Yea, though I walk through the valley of the shadow of death, I will fear no evil: for thou art with me; thy rod and thy staff they comfort me.
Thou preparest a table before me in the presence of mine enemies: thou anointest my head with oil; my cup runneth over.
Surely goodness and mercy shall follow me all the days of my life: and I will dwell in the house of the Lord for ever.
—Psalm 23 KJV

“I fight that, to lie in calm waters,” he said. “It helps me every day, especially in this profession. That’s something I definitely try to do. It’s really easy to get caught up in the game during the season, and when you take the time to read the Word, when you close the Bible, you definitely feel a little different than when you opened it.”

* * *

Excerpted with permission from Intentional Walk: An Inside Look at the Faith That Drives the St. Louis Cardinals by Rob Rains (Thomas Nelson, 2013). Read more of David Freese’s story in Intentional Walk, along with the stories of Adam Wainwright, Lance Berkman, Matt Holliday, Carlos Beltran, Jason Motte and other members of the 2012 Cardinals, how they became Christians, and their testimonies about what it means for them to have God play such a prominent role in their lives.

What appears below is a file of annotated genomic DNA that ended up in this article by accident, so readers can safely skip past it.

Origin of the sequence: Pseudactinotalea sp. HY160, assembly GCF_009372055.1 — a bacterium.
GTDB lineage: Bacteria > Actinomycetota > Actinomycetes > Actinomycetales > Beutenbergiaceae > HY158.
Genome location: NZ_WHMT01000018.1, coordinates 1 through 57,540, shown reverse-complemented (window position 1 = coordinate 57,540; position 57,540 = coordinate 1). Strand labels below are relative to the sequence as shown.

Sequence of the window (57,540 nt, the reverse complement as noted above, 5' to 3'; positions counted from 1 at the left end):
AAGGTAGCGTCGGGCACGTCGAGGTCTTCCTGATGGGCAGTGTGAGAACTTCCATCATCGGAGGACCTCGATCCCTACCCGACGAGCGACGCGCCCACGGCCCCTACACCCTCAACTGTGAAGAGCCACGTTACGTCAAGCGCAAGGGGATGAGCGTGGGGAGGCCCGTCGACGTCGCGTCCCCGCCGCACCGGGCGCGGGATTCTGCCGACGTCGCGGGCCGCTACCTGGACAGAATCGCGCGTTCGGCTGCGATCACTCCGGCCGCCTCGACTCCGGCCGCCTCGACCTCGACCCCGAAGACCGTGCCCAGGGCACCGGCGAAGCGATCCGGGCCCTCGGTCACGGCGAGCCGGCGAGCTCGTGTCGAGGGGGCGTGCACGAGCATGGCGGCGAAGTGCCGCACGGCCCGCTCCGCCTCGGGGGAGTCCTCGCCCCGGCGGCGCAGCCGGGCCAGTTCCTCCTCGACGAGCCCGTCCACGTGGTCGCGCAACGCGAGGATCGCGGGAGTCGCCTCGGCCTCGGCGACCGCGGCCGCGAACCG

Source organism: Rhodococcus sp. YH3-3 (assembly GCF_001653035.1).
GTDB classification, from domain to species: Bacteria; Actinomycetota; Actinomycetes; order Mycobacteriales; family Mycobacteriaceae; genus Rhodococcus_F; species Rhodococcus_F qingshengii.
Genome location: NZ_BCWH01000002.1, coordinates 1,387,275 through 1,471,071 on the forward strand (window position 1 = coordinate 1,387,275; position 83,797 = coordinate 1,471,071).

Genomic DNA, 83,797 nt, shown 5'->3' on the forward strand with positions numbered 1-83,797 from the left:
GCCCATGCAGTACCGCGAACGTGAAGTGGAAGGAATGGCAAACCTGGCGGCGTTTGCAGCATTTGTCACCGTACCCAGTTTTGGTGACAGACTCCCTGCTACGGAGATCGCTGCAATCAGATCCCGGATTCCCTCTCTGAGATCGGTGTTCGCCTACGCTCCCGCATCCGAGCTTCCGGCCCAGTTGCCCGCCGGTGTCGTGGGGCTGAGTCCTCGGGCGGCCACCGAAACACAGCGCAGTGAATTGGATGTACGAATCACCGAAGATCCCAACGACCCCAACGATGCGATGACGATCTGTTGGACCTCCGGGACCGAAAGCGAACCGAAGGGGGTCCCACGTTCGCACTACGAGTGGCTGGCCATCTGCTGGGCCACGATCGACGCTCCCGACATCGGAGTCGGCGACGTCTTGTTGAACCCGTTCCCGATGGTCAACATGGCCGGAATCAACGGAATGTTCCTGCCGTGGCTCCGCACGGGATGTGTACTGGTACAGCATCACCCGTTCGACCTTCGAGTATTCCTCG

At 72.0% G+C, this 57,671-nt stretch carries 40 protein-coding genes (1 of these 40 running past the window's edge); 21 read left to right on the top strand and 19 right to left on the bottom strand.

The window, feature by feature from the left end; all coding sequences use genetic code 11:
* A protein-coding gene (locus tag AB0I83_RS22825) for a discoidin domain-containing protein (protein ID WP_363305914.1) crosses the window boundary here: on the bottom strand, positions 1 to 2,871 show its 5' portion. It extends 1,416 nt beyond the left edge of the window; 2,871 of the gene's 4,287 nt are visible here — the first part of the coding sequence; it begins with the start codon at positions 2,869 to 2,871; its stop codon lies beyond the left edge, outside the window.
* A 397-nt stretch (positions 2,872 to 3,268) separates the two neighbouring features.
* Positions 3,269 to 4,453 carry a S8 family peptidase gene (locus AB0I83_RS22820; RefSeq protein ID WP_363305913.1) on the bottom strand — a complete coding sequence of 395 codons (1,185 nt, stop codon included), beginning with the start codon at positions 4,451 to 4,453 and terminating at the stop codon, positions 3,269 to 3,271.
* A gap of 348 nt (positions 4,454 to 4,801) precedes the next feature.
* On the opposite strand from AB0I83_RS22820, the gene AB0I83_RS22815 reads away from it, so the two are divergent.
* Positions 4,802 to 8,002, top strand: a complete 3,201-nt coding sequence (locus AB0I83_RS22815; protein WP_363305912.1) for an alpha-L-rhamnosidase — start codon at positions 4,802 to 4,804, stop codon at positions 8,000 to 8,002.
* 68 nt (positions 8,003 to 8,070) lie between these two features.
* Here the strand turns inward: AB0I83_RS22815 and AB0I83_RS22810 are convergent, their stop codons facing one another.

We’re wishing the Cardinals all the best in the 2013 World Series Championships!

Photo by: pamela burley (Photos.com)
Rob Rains

Rob Rains is the author of thirty-one books, mostly on baseball and many about the St. Louis Cardinals. His list of biographies or autobiographies of Cardinals includes books on Tony La Russa, Albert Pujols, Mark McGwire, Jack Buck, Red Schoendienst, and Ozzie Smith. He is a lifetime member of the Baseball Hall of Fame and a lifetime member of the Baseball Writers Association of America. He is also the cohost of a daily radio talk show in St. Louis and an adjunct professor at Webster University.